Development and impact of a food label education intervention on food label knowledge, self-efficacy and stage of change among Latinos: A randomized community trial

Date of Completion

January 2001


Health Sciences, Nutrition|Health Sciences, Public Health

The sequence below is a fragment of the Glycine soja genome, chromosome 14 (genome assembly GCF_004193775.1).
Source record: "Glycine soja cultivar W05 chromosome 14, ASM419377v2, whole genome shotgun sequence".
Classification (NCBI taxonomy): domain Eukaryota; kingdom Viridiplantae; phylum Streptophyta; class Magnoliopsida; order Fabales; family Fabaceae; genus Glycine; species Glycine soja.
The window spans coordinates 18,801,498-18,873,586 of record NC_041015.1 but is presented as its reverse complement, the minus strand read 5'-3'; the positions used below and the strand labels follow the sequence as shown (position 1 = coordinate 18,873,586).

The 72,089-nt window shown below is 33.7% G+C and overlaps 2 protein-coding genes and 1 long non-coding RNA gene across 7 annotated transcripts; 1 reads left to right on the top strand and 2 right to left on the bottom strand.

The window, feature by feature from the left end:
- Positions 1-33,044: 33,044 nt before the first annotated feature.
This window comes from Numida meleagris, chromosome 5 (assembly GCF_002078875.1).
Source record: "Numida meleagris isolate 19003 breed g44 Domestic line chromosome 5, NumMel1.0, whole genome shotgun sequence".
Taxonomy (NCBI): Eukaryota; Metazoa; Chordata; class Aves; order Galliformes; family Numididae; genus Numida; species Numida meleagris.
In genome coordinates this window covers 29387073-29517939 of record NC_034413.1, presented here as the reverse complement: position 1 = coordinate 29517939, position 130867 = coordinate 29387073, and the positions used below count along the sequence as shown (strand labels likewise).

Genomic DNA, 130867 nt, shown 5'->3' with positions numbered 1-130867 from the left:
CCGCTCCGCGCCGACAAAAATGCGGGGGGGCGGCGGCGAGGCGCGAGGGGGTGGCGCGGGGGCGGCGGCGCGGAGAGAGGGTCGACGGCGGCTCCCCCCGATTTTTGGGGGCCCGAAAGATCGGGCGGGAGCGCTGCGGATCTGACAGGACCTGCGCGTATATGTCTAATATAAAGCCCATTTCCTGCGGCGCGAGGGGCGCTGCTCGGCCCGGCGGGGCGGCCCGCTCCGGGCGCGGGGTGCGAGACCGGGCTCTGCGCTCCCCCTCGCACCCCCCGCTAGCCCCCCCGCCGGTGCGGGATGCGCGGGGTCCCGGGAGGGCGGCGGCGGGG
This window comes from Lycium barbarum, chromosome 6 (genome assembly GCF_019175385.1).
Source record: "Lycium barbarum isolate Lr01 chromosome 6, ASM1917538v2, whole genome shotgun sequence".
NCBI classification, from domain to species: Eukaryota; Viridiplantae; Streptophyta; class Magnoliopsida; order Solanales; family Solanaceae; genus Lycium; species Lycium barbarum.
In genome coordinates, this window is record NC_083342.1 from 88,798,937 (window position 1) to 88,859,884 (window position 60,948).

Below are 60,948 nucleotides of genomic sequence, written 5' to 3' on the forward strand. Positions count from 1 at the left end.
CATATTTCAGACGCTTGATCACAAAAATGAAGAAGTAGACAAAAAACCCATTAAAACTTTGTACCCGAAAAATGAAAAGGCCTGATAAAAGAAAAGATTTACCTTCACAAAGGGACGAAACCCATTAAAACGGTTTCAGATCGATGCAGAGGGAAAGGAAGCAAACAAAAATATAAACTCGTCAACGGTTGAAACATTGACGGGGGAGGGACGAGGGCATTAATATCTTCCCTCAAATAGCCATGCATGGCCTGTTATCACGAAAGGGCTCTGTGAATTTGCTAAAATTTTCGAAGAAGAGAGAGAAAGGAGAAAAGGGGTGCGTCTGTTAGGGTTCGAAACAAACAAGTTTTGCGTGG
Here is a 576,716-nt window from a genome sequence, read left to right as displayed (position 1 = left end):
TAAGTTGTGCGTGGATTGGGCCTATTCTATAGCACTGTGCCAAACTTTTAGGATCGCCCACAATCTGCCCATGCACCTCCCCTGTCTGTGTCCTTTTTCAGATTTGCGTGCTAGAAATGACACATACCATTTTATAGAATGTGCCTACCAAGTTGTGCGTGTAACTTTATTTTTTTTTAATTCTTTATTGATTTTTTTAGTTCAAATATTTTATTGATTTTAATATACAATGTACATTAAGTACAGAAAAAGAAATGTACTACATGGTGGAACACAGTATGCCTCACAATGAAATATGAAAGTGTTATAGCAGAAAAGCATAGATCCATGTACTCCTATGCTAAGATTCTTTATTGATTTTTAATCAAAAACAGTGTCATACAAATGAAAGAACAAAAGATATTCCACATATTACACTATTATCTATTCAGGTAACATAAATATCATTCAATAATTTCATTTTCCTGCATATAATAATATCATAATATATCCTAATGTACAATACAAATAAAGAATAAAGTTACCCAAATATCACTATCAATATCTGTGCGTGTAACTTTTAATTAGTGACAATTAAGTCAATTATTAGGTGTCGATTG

Research has shown positive associations between food label use, nutrition knowledge, and self-efficacy, and dietary quality. However, very little has been published in this area among Latino groups. Based on findings from previous national surveys and community research studies, a randomized community trial was conducted to measure the impact of an experimental nutrition education intervention on the declarative and procedural food label knowledge, food label self-efficacy, and food label stage of change of Latino caretakers living in inner-city Hartford, Connecticut. Ninety-six caretakers were randomly assigned to one of three groups: Intervention (n = 32)—receiving food label and food guide pyramid information; Control (n = 33)—food guide pyramid and dental health information; or Reference (n = 31)—non-nutrition related information. This dissertation is based on comparing results from intervention and control groups. Intervention and control group participants were taken to the grocery store, at pre/post intervention, to assess procedural food label knowledge. One month after the intervention, all participants completed a telephone follow-up survey to assess maintenance of food label knowledge and self-efficacy. Pre/post food label knowledge tests were used to assess the effects of the intervention. All instruments were tested, prior to data collection, for face validity and content validity; also construct validity was assessed through principal component analysis with varimax rotation. After adjusting for baseline pretest scores and past receipt of AFDC benefits, results of intervention vs. control group comparisons (N = 65) revealed that participants in the intervention group had significantly higher mean post declarative (8.56 ± 1.99 vs. 5.06 ± 2.03, p < 0.001) and procedural food label knowledge (5.72 ± 1.63 vs. 3.85 ± 1.12, p < 0.001) scores than those in the control group. Similarly, food label self-efficacy was significantly higher in the intervention group at post declarative, post procedural, and follow-up than in the control group (.814 ± .310 vs. .404 ± .309, p < 0.001; .868 ± .272 vs. .433 ± .363, p < 0.001; .814 ± .331 vs. .492 ± .409, p = 0.003, respectively). There was also an increase in food label use in both intervention and the control groups at follow-up. Nutrition education interventions providing both declarative and procedural food label information are important for promoting healthier food selections among Latinos. ^